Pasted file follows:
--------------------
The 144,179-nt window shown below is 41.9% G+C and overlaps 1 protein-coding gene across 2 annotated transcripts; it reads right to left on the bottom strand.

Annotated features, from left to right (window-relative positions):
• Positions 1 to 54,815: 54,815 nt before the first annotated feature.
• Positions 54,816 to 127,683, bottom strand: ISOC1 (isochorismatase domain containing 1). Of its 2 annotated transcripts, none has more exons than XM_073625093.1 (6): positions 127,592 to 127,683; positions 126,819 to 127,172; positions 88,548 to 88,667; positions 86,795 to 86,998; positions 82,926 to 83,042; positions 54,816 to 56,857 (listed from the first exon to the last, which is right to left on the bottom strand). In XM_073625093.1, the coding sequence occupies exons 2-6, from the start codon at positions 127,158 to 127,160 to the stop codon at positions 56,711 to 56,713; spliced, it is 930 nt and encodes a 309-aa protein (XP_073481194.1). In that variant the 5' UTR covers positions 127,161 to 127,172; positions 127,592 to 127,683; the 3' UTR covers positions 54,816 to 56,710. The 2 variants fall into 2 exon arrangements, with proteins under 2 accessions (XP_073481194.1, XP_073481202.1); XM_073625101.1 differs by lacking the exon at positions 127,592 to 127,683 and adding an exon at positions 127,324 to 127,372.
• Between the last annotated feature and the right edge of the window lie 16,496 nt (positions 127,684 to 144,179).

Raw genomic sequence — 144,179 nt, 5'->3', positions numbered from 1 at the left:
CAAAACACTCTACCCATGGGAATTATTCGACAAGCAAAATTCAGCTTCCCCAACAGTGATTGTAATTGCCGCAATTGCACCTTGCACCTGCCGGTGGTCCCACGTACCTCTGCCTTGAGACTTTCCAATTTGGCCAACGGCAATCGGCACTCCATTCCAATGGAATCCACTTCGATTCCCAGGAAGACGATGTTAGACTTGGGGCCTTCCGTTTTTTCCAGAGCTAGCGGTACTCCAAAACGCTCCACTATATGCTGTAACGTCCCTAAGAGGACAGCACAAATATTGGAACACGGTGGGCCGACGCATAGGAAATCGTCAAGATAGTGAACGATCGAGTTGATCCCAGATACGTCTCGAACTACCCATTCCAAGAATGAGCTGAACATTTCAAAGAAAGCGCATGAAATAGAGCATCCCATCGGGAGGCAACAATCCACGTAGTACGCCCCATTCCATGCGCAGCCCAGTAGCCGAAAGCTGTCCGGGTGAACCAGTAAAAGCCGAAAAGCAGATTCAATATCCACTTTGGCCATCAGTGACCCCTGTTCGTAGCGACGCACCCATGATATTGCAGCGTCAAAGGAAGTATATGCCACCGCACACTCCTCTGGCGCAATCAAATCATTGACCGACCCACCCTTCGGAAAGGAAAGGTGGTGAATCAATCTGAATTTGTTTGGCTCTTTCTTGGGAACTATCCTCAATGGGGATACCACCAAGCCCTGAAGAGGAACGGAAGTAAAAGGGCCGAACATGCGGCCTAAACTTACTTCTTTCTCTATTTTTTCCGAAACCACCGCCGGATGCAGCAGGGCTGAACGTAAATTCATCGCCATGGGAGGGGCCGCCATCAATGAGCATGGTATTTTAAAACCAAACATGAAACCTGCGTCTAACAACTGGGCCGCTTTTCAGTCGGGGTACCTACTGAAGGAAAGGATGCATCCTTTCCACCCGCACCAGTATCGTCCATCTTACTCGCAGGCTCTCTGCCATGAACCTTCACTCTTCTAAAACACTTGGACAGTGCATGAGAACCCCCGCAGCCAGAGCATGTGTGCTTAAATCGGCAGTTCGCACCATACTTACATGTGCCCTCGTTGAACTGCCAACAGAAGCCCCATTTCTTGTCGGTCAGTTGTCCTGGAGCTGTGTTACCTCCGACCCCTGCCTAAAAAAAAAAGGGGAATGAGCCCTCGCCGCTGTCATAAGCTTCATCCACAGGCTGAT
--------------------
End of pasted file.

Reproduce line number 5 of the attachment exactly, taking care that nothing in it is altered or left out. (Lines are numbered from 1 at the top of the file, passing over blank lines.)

• Between the last annotated feature and the right edge of the window lie 16,496 nt (positions 127,684 to 144,179).